Once in the field of sculpture, Ceballos seeks to make visible an estrangement. Facing the digested representation of visualities, she creates sensations of strangeness that disrupt the notion of the material’s origin by decomposing, forcing, and reinterpreting its properties. “I was once asked about Terráqueo, ‘but how did you get it here if the door is a normal door?’ ‘did you bring it here by helicopter?’ I don’t like to answer these questions, not because I want to conceal information, but because I like allowing for doubt in a time when you can usually find quick responses for anything on Wikipedia, for instance. People often come to me and ask me about meanings, so I go off on the tangent and tell them about the creation process because it is easier for me. The work does not mean anything, it is there and it is being,” says Ceballos about the concerns of some spectators faced with the uncertainty contained in her pieces.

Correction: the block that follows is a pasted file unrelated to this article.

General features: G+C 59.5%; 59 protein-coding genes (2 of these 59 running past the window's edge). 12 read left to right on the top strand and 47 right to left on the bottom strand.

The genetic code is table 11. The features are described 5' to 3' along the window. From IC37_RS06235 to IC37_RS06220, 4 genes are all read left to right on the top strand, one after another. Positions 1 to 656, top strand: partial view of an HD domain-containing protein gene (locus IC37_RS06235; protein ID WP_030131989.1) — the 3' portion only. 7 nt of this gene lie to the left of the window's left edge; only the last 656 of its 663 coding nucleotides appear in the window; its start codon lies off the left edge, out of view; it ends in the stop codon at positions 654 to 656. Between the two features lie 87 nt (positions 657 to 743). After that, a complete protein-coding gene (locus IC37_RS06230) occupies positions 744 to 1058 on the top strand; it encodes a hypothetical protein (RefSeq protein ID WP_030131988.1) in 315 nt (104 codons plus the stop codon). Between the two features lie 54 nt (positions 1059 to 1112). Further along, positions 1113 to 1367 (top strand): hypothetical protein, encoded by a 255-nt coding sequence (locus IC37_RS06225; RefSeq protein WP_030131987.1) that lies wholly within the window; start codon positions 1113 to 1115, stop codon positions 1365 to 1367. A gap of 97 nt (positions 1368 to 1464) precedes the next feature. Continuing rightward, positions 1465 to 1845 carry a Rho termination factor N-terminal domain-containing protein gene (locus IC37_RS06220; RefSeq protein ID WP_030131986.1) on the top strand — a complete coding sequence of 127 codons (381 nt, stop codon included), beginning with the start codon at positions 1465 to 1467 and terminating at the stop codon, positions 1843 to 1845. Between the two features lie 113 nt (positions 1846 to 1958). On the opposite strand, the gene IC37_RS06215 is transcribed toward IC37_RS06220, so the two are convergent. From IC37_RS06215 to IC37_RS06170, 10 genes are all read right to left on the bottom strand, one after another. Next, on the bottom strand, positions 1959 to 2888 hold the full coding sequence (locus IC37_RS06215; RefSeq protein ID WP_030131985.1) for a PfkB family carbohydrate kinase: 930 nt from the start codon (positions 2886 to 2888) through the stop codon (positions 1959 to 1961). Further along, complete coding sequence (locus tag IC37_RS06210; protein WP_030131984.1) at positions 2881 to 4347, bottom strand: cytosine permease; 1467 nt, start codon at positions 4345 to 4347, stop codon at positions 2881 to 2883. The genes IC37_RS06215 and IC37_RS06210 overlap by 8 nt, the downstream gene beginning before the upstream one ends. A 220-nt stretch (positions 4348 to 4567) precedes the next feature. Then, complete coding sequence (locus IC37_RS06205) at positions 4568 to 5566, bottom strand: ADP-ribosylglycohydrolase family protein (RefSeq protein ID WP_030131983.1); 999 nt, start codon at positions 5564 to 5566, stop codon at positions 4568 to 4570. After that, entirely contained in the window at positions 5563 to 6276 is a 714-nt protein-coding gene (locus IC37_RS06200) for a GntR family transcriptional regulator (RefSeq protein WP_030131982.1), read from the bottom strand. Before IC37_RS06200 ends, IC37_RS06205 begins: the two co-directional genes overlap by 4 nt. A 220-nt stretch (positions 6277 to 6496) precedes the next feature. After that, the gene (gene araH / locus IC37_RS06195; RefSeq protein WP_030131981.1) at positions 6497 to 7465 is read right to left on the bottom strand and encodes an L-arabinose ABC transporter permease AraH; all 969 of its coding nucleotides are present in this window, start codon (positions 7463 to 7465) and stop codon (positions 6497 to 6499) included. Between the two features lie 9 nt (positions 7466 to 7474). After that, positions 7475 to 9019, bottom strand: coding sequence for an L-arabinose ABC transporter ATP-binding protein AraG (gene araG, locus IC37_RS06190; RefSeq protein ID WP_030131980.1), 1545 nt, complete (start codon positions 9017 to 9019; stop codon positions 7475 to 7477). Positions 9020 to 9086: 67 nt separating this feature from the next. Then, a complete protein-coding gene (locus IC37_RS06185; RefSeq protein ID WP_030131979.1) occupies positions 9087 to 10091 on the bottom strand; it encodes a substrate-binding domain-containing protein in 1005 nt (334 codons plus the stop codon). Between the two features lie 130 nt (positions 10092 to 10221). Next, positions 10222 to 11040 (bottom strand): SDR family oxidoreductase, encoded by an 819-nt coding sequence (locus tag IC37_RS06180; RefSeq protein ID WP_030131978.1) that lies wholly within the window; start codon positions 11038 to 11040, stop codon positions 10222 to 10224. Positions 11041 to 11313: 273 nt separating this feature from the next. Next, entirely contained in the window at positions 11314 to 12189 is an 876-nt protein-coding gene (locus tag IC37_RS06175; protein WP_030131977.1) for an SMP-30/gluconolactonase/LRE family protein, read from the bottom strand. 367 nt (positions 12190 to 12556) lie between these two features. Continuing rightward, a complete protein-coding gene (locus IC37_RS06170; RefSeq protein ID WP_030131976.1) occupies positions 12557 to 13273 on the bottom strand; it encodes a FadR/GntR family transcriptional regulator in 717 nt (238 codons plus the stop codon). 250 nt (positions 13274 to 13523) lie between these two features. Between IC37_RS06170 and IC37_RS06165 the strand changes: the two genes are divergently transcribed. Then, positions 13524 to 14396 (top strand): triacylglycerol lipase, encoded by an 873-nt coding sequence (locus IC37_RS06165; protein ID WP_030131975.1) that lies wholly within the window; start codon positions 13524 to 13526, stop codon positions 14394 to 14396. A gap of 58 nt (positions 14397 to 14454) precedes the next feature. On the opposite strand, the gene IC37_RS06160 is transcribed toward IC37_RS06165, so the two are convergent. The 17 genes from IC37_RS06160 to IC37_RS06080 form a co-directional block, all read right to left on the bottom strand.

In the creative process of the artist, three nuclei can be intuited: (1) accumulate and appropriate, (2) dissolve and melt, and (3) deform, assemble, and compact. For her, these processes are simultaneous. “When I start working I always wonder what happens if I join the materials together. For example, in my work with glass: I never took a class, but I started working with different types of glass, which I placed on the kitchen stove to see what happened. And it took two hours until, suddenly, some melted and others burst. That way I realized their possibilities. On my sculptures in glass—Mata maleza, Ventosa T8, and Inflouorescentes—the idea of causing deformations was to experiment with the material, as light bulbs are quite malleable. I was curious that people, seeing the materials I use, approached me with amazement and annoyance to warn me that working and playing with light bulbs is very toxic, but the reality is that asphalt is in all our streets and light bulbs are used in most offices. Though they are known to be hazardous, they are used day by day, but because they look so clean they don’t create the terror that arises when they are seen open or modified. My objective is to make people aware of this materiality and to take those everyday objects to their material limit.”